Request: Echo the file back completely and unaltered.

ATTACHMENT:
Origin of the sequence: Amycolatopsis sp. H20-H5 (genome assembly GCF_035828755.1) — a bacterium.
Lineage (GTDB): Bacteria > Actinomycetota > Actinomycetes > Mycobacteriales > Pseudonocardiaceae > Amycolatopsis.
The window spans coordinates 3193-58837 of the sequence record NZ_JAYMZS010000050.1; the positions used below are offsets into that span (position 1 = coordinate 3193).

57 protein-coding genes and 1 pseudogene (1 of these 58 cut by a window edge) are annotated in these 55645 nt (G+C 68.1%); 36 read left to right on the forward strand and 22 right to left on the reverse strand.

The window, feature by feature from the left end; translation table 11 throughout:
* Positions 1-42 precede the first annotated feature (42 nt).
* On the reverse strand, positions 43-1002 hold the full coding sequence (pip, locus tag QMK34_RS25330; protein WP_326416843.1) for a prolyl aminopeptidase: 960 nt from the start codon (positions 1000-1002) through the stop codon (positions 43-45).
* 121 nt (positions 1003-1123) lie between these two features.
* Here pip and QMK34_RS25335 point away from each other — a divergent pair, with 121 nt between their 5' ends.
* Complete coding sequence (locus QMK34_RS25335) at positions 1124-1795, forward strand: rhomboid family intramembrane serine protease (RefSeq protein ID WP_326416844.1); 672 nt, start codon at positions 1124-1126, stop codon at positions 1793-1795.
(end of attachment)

Origin of the sequence: Amycolatopsis sp. H20-H5 (genome assembly GCF_035828755.1) — a bacterium.
Lineage (GTDB): Bacteria > Actinomycetota > Actinomycetes > Mycobacteriales > Pseudonocardiaceae > Amycolatopsis.
The window spans coordinates 3193-58837 of the sequence record NZ_JAYMZS010000050.1; the positions used below are offsets into that span (position 1 = coordinate 3193).

57 protein-coding genes and 1 pseudogene (1 of these 58 cut by a window edge) are annotated in these 55645 nt (G+C 68.1%); 36 read left to right on the forward strand and 22 right to left on the reverse strand.

The window, feature by feature from the left end; translation table 11 throughout:
* Positions 1-42 precede the first annotated feature (42 nt).
* On the reverse strand, positions 43-1002 hold the full coding sequence (pip, locus tag QMK34_RS25330; protein WP_326416843.1) for a prolyl aminopeptidase: 960 nt from the start codon (positions 1000-1002) through the stop codon (positions 43-45).
* 121 nt (positions 1003-1123) lie between these two features.
* Here pip and QMK34_RS25335 point away from each other — a divergent pair, with 121 nt between their 5' ends.
* Complete coding sequence (locus QMK34_RS25335) at positions 1124-1795, forward strand: rhomboid family intramembrane serine protease (RefSeq protein ID WP_326416844.1); 672 nt, start codon at positions 1124-1126, stop codon at positions 1793-1795.